As the third part of our series of posts helping you to reduce your “Christmas footprint” we’ve got some ideas and suggestions for cutting down on food waste over the festive period. Christmas is traditionally a time when families tend to buy more food than normal, and items that they might not buy at other times of the year. Unfortunately as a country we then waste quite a lot of this – food waste can increase by up to 80% over the holidays!
- Firstly: don’t panic! These days shops are only shut for one or two days over Christmas, so there’s no need to buy a month’s supplies for an entire army. Reducing “impulse purchases” before Christmas means they don’t have to turn into waste after Christmas. It also means that you might be able to score some bargains on 27th December when the shops are open, so saving money at what can already be an expensive season.
- Draw up a shopping list before you go to the shops, and stick to it. Shopping online can also help as you may be less tempted by in store offers and advertising, plus you’ll reduce the carbon footprint for travelling to/from the shops. The delivery van will still have a carbon footprint but these often have carefully planned routes intended optimise the journeys around the town and your Christmas provisions will be sharing that fuel use with lots of other people’s orders.
- If you do go to the shops, try to walk, cycle or take the bus. This nor only directly reduces your carbon footprint but also reduces town centre air quality problems and discourages you from buying unnecessary food items as you have to carry them home yourself!
- Check on the “use by” dates of items you buy to make sure that they’ll last through the Xmas period. If you have got some things with particularly short shelf lives plan in advance to have those in meals on Christmas Eve, Christmas Day or Boxing Day.
- Planning meals can also help you budget and buy just what you need. The Love Food Hate Waste folk have a handy online portion planner so you can check how much you need in advance.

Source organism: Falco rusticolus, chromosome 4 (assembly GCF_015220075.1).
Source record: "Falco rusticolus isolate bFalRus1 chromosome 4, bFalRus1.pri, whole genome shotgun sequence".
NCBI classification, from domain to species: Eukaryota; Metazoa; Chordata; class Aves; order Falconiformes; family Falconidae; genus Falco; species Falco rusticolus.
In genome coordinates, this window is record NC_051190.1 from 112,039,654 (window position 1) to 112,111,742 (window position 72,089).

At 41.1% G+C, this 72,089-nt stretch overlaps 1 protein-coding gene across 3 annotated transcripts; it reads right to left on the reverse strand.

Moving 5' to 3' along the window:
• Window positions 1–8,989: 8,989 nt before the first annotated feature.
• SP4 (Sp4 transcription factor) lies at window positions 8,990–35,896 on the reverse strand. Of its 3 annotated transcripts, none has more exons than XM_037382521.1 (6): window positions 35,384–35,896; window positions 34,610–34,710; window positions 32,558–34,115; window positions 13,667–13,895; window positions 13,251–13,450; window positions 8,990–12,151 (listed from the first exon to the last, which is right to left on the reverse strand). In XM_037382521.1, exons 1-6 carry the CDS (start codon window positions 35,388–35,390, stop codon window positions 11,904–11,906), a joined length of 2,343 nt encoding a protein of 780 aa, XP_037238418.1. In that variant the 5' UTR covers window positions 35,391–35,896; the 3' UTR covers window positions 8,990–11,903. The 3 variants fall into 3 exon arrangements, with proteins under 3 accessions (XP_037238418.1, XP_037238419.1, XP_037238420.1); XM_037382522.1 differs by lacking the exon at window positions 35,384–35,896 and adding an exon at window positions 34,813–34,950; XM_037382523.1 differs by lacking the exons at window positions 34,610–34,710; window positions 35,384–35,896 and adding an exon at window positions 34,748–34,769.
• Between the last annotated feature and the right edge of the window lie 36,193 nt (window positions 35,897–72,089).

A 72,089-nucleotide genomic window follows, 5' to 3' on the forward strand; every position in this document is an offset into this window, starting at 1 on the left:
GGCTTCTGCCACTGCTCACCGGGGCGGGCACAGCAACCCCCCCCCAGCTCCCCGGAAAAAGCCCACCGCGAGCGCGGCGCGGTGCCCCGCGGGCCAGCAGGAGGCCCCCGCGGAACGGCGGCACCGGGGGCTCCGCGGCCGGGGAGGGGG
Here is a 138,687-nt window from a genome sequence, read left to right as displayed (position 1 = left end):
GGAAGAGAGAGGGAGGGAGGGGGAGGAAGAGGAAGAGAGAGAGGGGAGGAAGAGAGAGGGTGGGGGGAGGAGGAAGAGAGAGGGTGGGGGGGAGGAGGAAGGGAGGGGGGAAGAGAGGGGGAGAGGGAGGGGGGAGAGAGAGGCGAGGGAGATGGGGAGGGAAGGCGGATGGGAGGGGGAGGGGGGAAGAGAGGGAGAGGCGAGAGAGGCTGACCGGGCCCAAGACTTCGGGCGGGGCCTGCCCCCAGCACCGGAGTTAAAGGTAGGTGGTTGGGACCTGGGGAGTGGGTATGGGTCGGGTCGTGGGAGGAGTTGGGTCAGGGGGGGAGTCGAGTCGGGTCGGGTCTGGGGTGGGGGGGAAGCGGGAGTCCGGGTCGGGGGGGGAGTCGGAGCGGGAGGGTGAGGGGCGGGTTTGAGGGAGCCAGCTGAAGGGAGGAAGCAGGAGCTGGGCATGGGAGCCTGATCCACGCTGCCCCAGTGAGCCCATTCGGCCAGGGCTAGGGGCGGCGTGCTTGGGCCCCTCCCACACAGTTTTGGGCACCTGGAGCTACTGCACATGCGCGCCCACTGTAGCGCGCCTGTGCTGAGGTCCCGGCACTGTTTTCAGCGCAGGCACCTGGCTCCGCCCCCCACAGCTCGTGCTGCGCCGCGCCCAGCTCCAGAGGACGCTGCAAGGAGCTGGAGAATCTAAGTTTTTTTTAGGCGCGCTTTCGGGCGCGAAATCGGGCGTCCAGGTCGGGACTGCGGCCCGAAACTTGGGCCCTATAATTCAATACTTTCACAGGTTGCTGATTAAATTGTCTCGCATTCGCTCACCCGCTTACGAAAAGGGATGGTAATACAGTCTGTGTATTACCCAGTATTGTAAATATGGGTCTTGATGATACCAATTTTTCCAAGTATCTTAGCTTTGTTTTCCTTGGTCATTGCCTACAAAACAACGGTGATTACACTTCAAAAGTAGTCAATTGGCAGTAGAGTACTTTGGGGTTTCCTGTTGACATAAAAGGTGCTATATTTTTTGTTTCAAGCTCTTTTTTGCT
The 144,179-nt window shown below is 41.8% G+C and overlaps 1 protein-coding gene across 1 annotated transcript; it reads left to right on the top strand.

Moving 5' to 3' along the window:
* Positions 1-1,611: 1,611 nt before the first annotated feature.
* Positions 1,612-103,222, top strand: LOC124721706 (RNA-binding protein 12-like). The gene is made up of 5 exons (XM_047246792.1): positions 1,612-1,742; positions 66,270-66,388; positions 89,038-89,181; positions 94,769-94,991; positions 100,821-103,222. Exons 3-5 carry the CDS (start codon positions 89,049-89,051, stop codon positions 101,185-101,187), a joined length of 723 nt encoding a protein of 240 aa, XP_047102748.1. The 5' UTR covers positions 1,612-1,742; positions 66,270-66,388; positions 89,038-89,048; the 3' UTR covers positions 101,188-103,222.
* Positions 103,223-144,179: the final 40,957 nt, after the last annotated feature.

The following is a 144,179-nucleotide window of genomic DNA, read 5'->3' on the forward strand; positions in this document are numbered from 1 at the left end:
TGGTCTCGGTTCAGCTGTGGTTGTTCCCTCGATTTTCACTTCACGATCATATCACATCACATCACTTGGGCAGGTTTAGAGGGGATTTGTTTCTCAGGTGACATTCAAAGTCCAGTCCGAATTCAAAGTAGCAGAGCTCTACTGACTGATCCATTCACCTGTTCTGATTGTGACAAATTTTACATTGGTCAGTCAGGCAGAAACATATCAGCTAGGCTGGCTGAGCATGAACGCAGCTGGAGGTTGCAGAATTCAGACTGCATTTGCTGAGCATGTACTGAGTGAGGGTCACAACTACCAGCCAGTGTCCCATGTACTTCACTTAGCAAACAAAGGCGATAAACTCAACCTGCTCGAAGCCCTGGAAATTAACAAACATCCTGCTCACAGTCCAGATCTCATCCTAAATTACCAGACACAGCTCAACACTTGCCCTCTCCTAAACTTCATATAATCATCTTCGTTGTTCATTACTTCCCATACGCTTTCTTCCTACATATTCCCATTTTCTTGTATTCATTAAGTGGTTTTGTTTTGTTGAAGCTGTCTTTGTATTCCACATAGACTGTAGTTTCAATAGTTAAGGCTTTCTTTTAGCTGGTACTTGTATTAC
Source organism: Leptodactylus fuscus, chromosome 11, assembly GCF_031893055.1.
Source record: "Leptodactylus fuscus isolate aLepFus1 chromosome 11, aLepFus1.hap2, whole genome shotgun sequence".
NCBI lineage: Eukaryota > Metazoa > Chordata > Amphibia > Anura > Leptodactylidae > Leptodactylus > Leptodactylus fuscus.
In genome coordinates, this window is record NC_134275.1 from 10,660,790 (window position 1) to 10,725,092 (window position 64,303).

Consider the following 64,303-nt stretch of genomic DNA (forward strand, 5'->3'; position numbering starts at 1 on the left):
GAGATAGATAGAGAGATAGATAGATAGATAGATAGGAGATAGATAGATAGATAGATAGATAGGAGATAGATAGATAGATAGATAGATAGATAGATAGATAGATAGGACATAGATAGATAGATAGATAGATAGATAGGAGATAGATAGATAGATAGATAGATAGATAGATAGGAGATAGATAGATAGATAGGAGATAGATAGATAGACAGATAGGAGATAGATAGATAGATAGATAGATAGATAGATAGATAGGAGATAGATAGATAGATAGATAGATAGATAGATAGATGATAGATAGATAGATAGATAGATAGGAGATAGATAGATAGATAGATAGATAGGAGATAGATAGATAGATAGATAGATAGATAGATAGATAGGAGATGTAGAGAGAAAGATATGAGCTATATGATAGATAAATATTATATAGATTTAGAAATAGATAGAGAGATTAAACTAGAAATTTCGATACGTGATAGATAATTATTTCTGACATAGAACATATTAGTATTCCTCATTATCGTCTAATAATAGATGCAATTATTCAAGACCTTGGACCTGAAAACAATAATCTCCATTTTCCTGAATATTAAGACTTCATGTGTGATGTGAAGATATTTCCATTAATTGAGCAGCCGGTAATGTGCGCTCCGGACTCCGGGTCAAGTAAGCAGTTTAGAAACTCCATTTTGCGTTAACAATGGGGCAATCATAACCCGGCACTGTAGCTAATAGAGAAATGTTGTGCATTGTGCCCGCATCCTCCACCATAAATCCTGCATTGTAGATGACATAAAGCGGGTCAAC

- Ask your family/guests what they’d really like for Christmas dinner. It might surprise you! It’s much easier and cheaper to plan for a Christmas Day lunch of homemade pizza than it is a full roast dinner. And probably would result in considerably less waste and less energy use too.
- Remember that whilst rich food is a great treat once in a while, it can soon get too much after a few solid days of digestive indulgence. Plan to have a few simple “store cupboard” meals as well which can make use of items you already have with long shelf lives.
- Large gatherings with big meals almost inevitably result in “left overs”. Plan in advance for this happening – for example if you’re cooking brussel sprouts or cabbage for Christmas Day lunch, why not have bubble-and-squeak planned on Boxing Day lunch (which is quick and easy so you can also go for family walks or shopping trips)?
- As well as using leftovers immediately, consider if any can be frozen for use in meals in January. It can also be good to refill empty space in the freezer resulting from using up Christmas food, which makes the freezer more efficient (you’re not trying to chill empty space).
- When bringing your shopping into the house, make sure you store things correctly. Follow the instructions on packets and labels, and also check that your fridge is cold enough to keep food refrigerated safely.
- If you do have uncooked fruit and vegetables that have spoiled, you can compost them in a back garden compost bin, along with any peelings that you generate whilst cooking and eating others. Cardboard food packaging can also be torn up and composted. Don’t put fats, meat or cooked food into the compost bin though as that can attract vermin.
We hope these tips will help you have a happy, joyful and peaceful Christmas. Eat, drink and be merry!